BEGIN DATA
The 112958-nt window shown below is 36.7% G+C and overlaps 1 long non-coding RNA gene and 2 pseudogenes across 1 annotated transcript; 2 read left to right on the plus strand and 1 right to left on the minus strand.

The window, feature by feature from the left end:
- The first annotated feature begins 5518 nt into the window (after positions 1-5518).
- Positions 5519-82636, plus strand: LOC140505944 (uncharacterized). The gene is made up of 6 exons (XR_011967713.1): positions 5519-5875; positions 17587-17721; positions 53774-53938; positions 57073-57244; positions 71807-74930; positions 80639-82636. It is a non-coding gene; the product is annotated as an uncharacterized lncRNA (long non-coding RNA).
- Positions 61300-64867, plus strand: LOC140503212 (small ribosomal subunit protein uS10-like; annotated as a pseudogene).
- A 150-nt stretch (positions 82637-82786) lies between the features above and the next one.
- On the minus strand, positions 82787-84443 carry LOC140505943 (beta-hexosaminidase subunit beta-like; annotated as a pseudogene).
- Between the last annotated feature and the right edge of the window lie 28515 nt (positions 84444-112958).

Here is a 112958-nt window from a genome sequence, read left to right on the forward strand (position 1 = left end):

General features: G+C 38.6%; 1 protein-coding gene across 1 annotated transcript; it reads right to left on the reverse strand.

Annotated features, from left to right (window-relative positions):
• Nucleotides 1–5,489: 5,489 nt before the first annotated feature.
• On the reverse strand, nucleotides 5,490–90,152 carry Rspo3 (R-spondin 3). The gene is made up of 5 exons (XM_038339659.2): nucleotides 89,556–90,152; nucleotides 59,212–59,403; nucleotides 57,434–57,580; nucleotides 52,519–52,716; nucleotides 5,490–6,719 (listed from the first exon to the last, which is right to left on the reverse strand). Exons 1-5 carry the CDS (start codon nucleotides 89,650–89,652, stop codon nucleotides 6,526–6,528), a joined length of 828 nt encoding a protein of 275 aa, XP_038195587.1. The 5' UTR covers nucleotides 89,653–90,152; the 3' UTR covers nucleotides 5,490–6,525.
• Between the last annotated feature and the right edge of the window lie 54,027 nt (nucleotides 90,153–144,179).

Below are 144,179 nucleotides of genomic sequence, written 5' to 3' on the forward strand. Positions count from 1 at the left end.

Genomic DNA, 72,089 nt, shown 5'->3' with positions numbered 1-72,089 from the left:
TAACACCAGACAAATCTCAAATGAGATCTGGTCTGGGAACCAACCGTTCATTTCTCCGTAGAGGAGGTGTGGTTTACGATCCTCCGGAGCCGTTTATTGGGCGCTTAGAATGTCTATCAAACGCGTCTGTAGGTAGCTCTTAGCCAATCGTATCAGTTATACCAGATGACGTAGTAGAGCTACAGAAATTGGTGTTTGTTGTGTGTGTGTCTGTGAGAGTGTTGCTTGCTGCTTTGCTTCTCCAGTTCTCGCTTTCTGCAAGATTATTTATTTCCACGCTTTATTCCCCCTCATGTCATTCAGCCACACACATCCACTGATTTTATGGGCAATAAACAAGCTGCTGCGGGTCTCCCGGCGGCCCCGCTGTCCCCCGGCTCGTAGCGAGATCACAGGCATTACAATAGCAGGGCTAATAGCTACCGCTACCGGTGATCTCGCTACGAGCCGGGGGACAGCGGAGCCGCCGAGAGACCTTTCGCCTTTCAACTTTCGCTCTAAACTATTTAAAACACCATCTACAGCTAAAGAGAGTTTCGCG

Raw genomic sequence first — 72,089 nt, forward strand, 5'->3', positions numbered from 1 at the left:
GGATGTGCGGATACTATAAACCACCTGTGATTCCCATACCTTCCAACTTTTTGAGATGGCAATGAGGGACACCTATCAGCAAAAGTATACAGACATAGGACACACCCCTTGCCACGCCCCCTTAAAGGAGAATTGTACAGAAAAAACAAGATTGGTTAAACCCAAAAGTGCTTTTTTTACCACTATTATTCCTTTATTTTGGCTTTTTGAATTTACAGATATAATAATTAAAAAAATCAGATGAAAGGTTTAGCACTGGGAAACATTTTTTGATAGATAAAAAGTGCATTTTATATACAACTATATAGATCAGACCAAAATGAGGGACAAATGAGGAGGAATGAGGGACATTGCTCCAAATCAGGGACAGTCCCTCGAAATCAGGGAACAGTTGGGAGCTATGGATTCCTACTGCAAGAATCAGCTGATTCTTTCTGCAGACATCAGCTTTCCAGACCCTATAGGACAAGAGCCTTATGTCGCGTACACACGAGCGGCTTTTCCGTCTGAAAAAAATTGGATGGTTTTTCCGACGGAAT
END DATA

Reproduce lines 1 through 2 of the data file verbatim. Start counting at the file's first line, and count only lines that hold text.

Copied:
The 112958-nt window shown below is 36.7% G+C and overlaps 1 long non-coding RNA gene and 2 pseudogenes across 1 annotated transcript; 2 read left to right on the plus strand and 1 right to left on the minus strand.

The window, feature by feature from the left end: